YOUth In Power - Maya Siegel

Image:    Maya Siegel

Image: Maya Siegel

Youth hold more power than adults and even we, on an individual level, often realize. We are an underused resource for hope and innovation.
— Maya Siegel

Maya Siegel is a 19-year-old activist and world changer - from her work to spark dialogue about sexual violence as the founder of Space To Speak, her work with incredible youth organizations, and empowering young people to embrace their failures, she is truly the embodiment of defiance.

I’m passionately involved with many organizations, notably Space to Speak, ThinkOcean, Lune Magazine, GenZ Girl Gang and (of course) Defiant. 

ThinkOcean: Currently, I am the Secretary of the board of directors for ThinkOcean and am also part of the creative team. Recently, I redesigned our website and now work to further maintain and improve it. Before becoming Secretary, I was the Northwest Regional Coordinator meaning that I worked to organize and mentor chapters in Washington, Oregon, and California. 

Lune Magazine: I am an editor for Lune Magazine, so I aid the writers in polishing their articles. On average, I edit about 5-8 articles per week. 

GenZ Girl Gang: I am the Design Lead for GenZ Girl Gang! I designed our website from scratch and now work to maintain it. 

This year, Maya founded Space To Speak, an organization dedicated to destigmatize conversations around sexual violence - with youth at the forefront.

Image:    Space To Speak

Image: Space To Speak

Space to Speak is an organization that serves as a resource for youth created by youth. We want to show young survivors that they are not alone and that they have peer support. Additionally, we work at a cultural and legislative level to dismantle the stigma surrounding sexual violence through consent education curriculum, multi-media campaigns, and the push for a national definition of consent. 

The best way to get involved is through our website (spacetospeak.org)! Those interested can apply to join our team, become a partner, or help with our magazine. The magazine will be digital and print and will consist of letters to survivors, a consent curriculum kit, art of all forms, and articles about intersecting issues.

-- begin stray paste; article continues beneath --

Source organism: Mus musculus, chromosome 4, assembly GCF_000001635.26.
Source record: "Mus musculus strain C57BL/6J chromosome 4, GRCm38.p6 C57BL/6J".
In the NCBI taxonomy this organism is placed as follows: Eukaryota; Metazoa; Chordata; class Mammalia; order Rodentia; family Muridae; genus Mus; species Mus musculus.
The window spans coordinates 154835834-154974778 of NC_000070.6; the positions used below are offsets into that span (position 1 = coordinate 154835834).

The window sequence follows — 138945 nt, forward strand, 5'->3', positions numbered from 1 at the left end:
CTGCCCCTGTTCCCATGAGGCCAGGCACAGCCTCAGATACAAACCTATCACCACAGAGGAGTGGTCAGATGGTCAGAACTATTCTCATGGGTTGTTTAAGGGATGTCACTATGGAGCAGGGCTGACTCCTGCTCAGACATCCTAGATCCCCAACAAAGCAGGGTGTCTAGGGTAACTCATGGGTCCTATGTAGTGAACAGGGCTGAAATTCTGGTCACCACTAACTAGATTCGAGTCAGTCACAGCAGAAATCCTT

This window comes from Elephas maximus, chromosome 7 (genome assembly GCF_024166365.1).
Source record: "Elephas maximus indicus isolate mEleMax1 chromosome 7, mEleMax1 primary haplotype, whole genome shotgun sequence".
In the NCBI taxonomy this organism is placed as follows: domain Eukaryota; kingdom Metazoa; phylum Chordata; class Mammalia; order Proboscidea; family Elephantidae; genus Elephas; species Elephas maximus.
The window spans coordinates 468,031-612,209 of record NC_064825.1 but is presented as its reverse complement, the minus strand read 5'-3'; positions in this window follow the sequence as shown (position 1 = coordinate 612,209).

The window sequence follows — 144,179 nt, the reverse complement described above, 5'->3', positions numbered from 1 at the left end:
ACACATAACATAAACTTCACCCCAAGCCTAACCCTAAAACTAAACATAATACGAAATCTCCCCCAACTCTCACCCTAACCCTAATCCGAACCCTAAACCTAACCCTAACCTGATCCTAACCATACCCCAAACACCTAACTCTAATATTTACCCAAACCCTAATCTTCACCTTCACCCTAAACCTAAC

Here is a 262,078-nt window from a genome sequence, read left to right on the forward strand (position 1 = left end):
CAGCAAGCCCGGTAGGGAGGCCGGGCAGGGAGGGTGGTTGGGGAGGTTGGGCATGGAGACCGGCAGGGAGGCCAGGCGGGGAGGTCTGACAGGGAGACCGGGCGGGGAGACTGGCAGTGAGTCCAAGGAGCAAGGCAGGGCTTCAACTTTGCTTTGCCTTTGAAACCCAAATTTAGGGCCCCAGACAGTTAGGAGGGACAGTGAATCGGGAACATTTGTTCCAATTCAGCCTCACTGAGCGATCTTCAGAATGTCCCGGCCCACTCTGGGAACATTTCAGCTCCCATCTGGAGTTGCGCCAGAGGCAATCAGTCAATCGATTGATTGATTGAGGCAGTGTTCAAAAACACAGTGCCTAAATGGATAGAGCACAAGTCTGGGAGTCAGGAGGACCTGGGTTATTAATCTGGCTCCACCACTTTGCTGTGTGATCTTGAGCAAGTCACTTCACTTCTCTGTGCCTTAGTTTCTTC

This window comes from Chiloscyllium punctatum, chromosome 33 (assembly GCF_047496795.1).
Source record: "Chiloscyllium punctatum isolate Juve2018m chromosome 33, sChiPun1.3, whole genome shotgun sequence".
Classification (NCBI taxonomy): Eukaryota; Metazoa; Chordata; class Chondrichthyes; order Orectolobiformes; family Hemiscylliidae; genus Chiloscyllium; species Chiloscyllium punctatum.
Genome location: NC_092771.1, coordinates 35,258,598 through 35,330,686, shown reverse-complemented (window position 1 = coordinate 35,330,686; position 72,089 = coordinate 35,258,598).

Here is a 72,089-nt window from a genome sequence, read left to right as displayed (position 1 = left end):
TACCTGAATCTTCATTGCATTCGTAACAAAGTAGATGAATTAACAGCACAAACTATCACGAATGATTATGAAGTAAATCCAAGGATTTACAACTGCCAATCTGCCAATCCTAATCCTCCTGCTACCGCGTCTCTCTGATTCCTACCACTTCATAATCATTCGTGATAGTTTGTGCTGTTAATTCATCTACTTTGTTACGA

Maya initiated the Okay To Fail campaign to normalize failure and rejection in a progressive way - the campaign seeks to share and admit to failures, and use those experiences to move forward, learn, and grow. The #okaytofail campaign empowers young people to share their college rejection letters, low test marks, and unaccepted applications. At its core, the campaign enables youth to accept and acknowledge failure, using it as a tool to achieve success.

Failure is as much a part of life as success is! The goal of #okaytofail is to show people that everyone misses opportunities, has weaknesses, and deals with rejection. That’s normal and nothing to be ashamed of. 

Image:    Maya Siegel

Image: Maya Siegel

For other budding activists, Maya warns against the imposter syndrome that can often discourage young people.

Imposter syndrome will get in your way more than anything else, so try to avoid comparing your work and accomplishments to those of other changemakers. Moreover, embrace your strengths and know your worth. You deserve to take up space in any room.

Maya’s journey is one of defiance, resilience, and noncompliance to the boundaries placed on her. We are inspired by her courage and willingness to “defy” societal expectations and cultural norms - remaining unafraid to confront injustices, challenges, and stigmas.

I’m not afraid to be untraditional, whether it’s the choices I’m making or the rooms I’m taking up space in. For instance, I took up a sport that I had never tried competitively in my junior year even though many advised against it. At my first meet, I was ranked last out of the 350 athletes competing, but I was okay with that because I was trying my best. Moreover, I have recently decided to double major and pursue an art degree. I’d never considered myself an artist, but I want to make a career in graphic design. I don’t limit myself to the identities I hold because I know I have the potential to embrace more. I can be a designer and an athlete, I don’t have to limit myself to one or the other.